Anonymous said...

" Walking on the beaches,
looking at the peaches, yeah. "
Who sang that ? The Stranglers.
Seems like Japan kind of debilitating itself like it did before Meiji.
But no Meiji "revolution" in sight.
Makes me feel sad, as I like the people of Japan, not the rulers of Japan.

arevamirpal::laprimavera said...

From what I've studied outside the school curriculum, Tokugawa era before Meiji had much more local autonomy and entrepreneurism than Meiji, with the central government run by the winners of the civil war taking advantage of and oppressing the losers (many Tohoku prefectures who sided with Tokugawa)

kintaman said...

Everyone looks to be living a normal and happy life in (Tokyo) Japan. Was I crazy or overreacting (panic) for having left Japan after 3.11 and not going back? I try not to think so given the fallout figures we have seen yet 99.9% of the population has stayed put in Japan. Are they foolish for staying or was/am I overreacting?

The uncertainty of everything is so maddening.

arevamirpal::laprimavera said...

Japanese should rank at the top of the world's list of people good at completely ignoring what's in front of them.

On the economy, the huge spin is on now, with some flunky analysts on financial papers saying the Japan's fiscal health is one of the best in the world (that's why people are buying the Japanese government bonds). This from a country with government debt at 230% of GDP.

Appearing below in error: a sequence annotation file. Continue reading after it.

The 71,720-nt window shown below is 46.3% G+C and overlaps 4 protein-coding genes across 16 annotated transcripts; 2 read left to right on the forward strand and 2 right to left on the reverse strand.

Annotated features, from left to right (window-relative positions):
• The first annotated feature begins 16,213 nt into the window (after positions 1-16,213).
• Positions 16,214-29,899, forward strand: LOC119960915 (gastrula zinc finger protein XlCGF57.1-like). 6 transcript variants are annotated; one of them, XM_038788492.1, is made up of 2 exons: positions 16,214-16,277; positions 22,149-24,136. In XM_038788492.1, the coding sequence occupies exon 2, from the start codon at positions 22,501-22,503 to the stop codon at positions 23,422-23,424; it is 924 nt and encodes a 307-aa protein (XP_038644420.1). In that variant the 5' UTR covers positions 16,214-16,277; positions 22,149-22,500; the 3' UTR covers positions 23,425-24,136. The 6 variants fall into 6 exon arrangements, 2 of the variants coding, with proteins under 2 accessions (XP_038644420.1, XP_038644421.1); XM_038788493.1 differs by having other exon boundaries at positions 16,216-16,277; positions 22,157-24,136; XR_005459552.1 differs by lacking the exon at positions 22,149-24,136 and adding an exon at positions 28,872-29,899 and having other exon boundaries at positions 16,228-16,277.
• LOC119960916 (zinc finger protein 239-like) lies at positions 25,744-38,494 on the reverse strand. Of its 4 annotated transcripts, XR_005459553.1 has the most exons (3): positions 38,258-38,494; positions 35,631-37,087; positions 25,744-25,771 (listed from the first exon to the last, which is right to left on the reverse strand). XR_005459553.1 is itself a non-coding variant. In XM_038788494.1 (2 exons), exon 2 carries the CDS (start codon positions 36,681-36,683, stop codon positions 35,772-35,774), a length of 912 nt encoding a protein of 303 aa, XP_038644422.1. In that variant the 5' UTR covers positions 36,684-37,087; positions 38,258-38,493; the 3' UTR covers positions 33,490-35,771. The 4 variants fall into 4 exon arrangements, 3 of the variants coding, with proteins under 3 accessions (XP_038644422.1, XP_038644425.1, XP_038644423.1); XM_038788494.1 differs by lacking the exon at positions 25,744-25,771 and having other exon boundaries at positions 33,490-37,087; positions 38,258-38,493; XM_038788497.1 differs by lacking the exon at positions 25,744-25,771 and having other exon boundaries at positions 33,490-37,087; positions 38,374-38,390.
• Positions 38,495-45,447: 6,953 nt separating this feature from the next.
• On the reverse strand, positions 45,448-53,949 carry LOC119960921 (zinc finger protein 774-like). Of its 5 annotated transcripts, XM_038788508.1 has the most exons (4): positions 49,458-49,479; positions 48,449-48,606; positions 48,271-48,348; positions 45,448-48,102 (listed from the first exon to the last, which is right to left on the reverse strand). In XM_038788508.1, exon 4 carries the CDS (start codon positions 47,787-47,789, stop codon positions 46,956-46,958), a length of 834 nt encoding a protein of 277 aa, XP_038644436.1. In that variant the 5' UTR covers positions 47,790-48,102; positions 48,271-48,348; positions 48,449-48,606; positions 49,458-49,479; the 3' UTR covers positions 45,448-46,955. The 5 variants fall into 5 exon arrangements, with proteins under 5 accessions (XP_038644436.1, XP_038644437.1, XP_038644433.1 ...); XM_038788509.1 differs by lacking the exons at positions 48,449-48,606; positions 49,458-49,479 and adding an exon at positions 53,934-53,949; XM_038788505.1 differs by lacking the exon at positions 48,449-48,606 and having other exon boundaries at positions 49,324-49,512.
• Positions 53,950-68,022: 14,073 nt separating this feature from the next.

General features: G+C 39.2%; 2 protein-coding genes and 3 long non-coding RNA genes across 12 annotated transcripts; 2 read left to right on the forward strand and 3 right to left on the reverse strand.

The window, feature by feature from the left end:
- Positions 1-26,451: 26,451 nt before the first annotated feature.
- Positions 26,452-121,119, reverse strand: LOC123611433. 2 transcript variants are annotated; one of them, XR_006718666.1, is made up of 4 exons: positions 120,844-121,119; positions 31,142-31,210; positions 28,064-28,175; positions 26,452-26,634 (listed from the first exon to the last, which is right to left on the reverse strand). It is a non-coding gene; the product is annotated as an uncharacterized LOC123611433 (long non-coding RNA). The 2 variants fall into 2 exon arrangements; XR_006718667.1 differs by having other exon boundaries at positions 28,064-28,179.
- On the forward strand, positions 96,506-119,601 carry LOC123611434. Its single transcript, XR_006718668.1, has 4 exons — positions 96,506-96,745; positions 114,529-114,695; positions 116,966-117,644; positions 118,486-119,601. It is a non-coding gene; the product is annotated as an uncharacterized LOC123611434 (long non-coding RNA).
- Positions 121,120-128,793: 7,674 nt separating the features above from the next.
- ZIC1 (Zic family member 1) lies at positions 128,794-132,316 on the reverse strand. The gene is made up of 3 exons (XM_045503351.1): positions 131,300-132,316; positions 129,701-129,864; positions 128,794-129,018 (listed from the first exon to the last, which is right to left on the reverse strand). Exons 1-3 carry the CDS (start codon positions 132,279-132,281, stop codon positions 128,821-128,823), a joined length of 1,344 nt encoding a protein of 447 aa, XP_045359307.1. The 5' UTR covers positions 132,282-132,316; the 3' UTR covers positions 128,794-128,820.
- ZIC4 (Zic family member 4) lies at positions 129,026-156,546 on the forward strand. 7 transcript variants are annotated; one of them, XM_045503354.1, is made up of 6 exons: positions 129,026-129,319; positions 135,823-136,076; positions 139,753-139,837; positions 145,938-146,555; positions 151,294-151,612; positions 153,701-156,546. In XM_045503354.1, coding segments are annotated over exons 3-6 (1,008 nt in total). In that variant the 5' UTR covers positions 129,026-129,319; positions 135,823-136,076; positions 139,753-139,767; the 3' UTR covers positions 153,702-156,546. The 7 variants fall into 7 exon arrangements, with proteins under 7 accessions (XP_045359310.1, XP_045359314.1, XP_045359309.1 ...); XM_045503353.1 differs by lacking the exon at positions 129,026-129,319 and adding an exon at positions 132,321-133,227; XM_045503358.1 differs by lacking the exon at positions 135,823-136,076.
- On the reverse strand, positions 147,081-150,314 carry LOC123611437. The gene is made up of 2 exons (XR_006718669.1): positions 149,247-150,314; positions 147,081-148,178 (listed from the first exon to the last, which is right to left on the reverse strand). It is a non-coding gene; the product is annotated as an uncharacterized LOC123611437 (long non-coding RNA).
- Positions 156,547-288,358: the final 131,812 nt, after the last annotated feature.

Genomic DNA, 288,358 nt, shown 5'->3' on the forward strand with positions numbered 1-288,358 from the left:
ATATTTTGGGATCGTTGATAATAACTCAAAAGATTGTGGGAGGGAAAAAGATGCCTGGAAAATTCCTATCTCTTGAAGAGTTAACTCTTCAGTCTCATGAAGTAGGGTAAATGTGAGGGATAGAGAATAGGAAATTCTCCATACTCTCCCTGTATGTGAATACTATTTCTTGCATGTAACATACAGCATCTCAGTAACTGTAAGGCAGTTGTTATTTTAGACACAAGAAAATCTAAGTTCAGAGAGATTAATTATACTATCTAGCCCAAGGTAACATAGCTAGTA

kintaman said...

laprimavera, do you think you will ever go back to Japan in the future to visit/live?

Anonymous said...

Dont give up, you have made a difference, and will continue to do so. When I despaired against huge odds a wise friend of mine always reminded me "The water wears away the stone"

Anonymous said...

I like the parts of the bus tour that visits 'safe' Koriyama, where Greenpeace found extraordinary high levels of 'local' contamination, and observes "simplified" test carried out by untrained local food stalls. I wonder if these simplified tests include suspending an onion from a string and observing if it swings wildly?

Anonymous said...

Shouldn't the word be "De-Educate"? The trips should only be to the shattered reactors to help in the clean up then they can see where all the wonderful radiation they're selling came from. If I were in charge Ishihara would be there to greet them in shorts and a t-shirt bucket and mop in hand.

Anonymous said...

Anon at 10:12 AM
@ arevamirpal
Thank you, I will study this point.
The question for me beeing local powers ( that I would like to support) are sometimes good and sometimes bad, leading to some kind of local "organized crime" problems that are very difficult to clean up.
Very difficult to sort these things out.
Like in economic understanding, endless debates...
May be that's life going on, which is rather a good news.
I'll keep checking theese questions.

Anonymous said...

Death Tour 2012...

Greyhawk said...

As I read about the actions of TEPCO and the Japanese government I just keep asking myself, "How can these people do this?"

Darth 3/11 said...

@kintaman...the final verdict will not be in for a long time. I'd say it's likely there will be another nuclear disaster...either here in Japan with an earthquake (another nifty one today blasted through), or from China blowing one up and drenching hapless Japan. Or it could be the npp nearest you goes to hell in a hand-basket. There really is no escape. For now, in our lifetimes. Later, with a final reliance on renewable energies, future generations won't have to face this insane conundrum. You did what you thought best. As did we all.